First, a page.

In my experience, the outcome depends both on the amount of brain damage and the amount of remaining undamaged brain. Recognizing the variety of potential problems a child may develop should not be considered just a discouraging list, but a guide to obtaining the best, earliest interventions from experts in the relevant areas. The key thing to remember is that the brain keeps recovering over the first 3 to 4 years and it matures over 20 to 30 years.
Rehabilitation of a small baby is very hard work, but I believe it is always worth the effort. So, in addition to starting with trunk support (Movement Starts With The Core) and maintaining an open hand (Quick Fixes for 2014 – Stabilize the Wrist and Thumb), I advise expert visual and hearing assessments that start early and are repeated on a yearly to bi-yearly basis. There are good treatments available for both these problems. (Myths and Truths about Cortical Blindness: Baby Brains DO Recover) I highly recommend the book Cortical Visual Impairment: An Approach to Assessment and Intervention by Christine Roman-Lantzy. I believe we all have to fight against the predominantly “wait and see” philosophy that is found so commonly in pediatric Neurorehabilitation, particularly with these infants who have so many needs to be organized. (Too Little, Too Late)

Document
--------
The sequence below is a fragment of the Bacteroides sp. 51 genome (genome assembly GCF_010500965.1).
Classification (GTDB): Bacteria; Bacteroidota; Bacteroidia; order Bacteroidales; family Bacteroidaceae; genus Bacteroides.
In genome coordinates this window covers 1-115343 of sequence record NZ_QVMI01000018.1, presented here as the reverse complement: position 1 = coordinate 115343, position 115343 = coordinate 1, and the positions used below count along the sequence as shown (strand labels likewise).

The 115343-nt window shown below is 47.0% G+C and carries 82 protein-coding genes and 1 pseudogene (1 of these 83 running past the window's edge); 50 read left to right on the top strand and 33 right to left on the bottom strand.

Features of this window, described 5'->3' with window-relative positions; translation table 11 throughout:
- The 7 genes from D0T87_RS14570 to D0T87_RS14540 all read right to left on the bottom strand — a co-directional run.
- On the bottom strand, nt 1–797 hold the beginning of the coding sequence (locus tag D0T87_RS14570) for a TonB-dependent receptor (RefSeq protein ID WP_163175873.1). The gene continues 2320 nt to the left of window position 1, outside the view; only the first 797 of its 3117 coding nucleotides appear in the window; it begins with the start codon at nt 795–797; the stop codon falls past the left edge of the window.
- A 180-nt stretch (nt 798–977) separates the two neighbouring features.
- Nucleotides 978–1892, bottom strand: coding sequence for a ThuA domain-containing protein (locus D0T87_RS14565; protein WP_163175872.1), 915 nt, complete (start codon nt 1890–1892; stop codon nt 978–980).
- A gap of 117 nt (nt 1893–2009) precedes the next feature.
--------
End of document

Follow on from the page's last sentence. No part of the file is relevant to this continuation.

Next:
The children who have a quadriplegia pattern with all four limbs involved from the “other” causes like infection, malformation, trauma or various inherited metabolic problems also need a multidisciplinary approach. They tend to be diagnosed bit later in life – some have had a relatively normal neonatal period and are only picked up with the generic diagnosis of developmental delay later in infancy. Some of my colleagues argue that the clinical/laboratory presentation is enough to make an accurate diagnosis in these children and they do not advocate brain scanning of these later diagnosed infants. I strongly disagree. In these babies and infants, brain scanning can identify areas of damage and subsequent risk, but more importantly the scan will show the extent of apparently normal brain. Accurate knowledge can help guide the treatment plan.
When I first worked in the NICU, 60 to 70% of surviving babies with CP had both the quadriplegic pattern of involvement and were severely involved. Now, approximately 20% of children with cerebral palsy have quadriplegia and the severity is much less. There is hope for further improvement with a wide variety of interventions as they grow. Next week I will write about brainstem damage leading to Athetosis or Choreoathetosis in survivors.
If you are new to this Blog and have a child with cerebral palsy, I suggest you read the current series, of which this post is number 4. It is important that parents understand the range of diagnoses and impairments in the CP spectrum to better able you to talk with your therapists and physicians. The goal is to move towards lesion-specific therapies.
Too Little Too Late